Our dependence on soliciting studies is, we hope, only temporary. If the project is worth anything, one proof will presumably be the amount of interest it arouses - and the number of unsolicited suggestions received. The address is 2204 Alcott Hall; or call C. M. Lichenstein at ext. 2428. We welcome comments on the first studies, and prospectuses for more.
What We Will and Will Not Publish
To be more specific about our publication program, these are some of the studies now underway, all of which should appear before the year is out:
- "Capabilities" in National Intelligence Estimates
- The Nature and Role of Economic Intelligence - and Some of its Methods of Analysis
- The Scientific Method and the Intelligence Process
- Administration in Intelligence
- Theory of Indicators - and a Case Study
- "Readability" in Intelligence Publications
Scanning this list, one will see that we are not in the substantive intelligence business; we are not competing with any producing Agency office; indeed, we will not publish finished intelligence at all.
On the contrary, we want to publish studies that could not possibly appear as finished intelligence analysis or as operational support under official Agency auspices (but might be prepared as preliminary, methodological working papers); studies that deal with the way an intelligence officer does his job, with the techniques and methods he uses. To each proposal we will apply the criterion: will this paper contribute to the professional theoretic literature, as best it can be defined? Rather than prepare a list of possible study topics, then, we want to review each prospectus or manuscript that reaches us against this criterion.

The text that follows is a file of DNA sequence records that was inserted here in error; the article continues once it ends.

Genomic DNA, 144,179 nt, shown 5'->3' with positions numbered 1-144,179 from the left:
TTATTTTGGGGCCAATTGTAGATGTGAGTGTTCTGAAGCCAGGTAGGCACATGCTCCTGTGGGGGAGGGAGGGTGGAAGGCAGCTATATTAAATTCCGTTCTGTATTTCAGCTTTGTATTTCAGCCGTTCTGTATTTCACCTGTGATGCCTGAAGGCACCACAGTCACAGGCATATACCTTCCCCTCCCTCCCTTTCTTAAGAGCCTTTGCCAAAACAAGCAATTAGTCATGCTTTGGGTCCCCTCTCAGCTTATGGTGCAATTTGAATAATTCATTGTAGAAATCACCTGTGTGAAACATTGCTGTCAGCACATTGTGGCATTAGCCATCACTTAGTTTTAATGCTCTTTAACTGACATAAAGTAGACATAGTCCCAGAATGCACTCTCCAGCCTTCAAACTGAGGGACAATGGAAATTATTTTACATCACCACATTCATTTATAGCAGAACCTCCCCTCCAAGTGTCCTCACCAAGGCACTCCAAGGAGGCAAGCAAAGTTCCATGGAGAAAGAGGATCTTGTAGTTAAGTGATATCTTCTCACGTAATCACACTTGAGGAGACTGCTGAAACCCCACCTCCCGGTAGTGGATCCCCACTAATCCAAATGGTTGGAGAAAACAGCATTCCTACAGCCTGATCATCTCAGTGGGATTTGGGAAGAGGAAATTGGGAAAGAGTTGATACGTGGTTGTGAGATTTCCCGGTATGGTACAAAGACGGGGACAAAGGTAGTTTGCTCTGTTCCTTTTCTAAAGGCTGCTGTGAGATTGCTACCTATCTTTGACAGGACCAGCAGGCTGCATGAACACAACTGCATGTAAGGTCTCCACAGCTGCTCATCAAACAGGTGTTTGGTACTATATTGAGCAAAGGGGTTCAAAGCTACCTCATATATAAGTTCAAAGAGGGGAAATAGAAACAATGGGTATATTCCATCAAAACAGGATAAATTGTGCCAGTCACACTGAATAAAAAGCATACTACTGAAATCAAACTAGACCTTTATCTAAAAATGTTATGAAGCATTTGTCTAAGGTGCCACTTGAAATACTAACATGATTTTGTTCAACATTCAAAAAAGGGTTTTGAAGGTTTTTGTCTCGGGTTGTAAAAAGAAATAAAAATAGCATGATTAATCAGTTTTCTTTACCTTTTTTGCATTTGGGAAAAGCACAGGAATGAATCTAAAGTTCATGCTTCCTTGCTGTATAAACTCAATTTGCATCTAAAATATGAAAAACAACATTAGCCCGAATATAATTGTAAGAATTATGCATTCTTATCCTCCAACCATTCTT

After we have been publishing for a time, we hope that our own experience and the criticism of many readers will have sharpened understanding of the exact nature of this basic literature and how best to get it written. Certainly the substance of the publications and our own operating procedures are equally subject to change for the better - and, in both cases, the major share of the burden seems to us to be on the people who have made intelligence a respected profession.
FOR OFFICIAL USE ONLY